From The Desk Of The Kellys: “Afternoon Of A Faun”

Whenever Jeff Kelly takes a break from piloting Seattle’s Green Pajamas on their world tour of uncharted psych/pop waters, he likes to collaborate vocally with a woman. Until now that person has been GPJ alternate lead singer Laura Weller in a partnership called Goblin Market. Kelly didn’t have to venture far from the home fires for his most recent female vocal foil. With his wife Susanne as an equal partner, the pair has come up with By Reckless Moonlight (Green Monkey), a little gem that visits places no Jeff Kelly LP has been before. Susanne may insist she’s not really a singer, but her voice knows just the right moves to counterbalance Jeff’s ethereal sound from a previous lifetime. The Kellys will be guest editing all week. Read our recent feature on them.


Jeff: A few weeks ago, I was suffering a horrible cold and didn’t feel like doing anything but lying on the couch and looking at Netflix. Watched some just-OK and some pretty-good stuff. Then I came across, Afternoon Of A Faun, which, luckily, I had saved to my “watch list.” My gosh, what a film. I’ve been interested in ballet for a while, but, admittedly, I had never heard of the dancer, Tanaquil LeClercq. But I sure fucking know about her now: I sat, transfixed, watching this film of her life unfold from a spirited childhood to very deserved fame and then to a sudden, almost unbelievable turn of luck—very bad luck.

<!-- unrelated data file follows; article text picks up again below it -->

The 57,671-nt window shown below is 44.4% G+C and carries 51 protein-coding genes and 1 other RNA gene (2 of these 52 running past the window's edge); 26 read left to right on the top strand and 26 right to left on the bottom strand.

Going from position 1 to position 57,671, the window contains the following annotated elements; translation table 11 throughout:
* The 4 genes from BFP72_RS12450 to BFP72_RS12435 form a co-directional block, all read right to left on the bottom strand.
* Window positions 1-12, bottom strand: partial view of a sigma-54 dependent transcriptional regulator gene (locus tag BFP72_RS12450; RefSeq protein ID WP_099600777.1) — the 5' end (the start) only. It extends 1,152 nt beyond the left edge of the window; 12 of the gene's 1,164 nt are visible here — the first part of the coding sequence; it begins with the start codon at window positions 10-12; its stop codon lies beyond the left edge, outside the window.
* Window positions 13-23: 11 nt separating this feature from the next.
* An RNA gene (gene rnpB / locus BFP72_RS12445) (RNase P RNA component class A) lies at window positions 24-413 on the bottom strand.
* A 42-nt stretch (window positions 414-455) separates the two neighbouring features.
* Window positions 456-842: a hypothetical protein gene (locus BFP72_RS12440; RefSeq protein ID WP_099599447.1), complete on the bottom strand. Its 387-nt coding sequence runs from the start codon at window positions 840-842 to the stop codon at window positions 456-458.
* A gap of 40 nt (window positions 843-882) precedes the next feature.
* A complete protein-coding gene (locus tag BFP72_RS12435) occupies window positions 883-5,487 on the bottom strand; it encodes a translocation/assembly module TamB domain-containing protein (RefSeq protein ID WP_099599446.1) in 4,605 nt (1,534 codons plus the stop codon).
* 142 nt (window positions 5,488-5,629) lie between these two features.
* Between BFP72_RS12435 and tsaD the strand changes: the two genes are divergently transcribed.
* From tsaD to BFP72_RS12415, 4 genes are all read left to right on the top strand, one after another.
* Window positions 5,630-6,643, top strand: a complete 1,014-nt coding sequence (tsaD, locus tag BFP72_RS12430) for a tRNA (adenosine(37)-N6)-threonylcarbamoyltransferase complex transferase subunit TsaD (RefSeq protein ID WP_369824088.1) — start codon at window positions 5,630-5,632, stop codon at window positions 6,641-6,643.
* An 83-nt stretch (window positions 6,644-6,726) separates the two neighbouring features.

George Balanchine became aware of her when she was 15, and she went on to become one of his very favorite muses—in fact, he eventually came to love her very much—and he choreographed multiple ballets for her to dance. Luckily there are some beautiful, often eerie, examples filmed from that time and presented in this film. Her friends talk about her (and their lives with her and Balanchine): often emotionally and never boringly. But, ultimately, it’s the clips of Tananquil that keep you watching.

My own small complaint with this film is that it goes on a little bit too long after her life-altering medical diagnosis is presented. But that is a small complaint, and I would recommend this film to anyone who loves art and, really, just being human and alive. Most of us are very lucky, and we’re lucky, aren’t we, that we have compassion for others.

Video after the jump.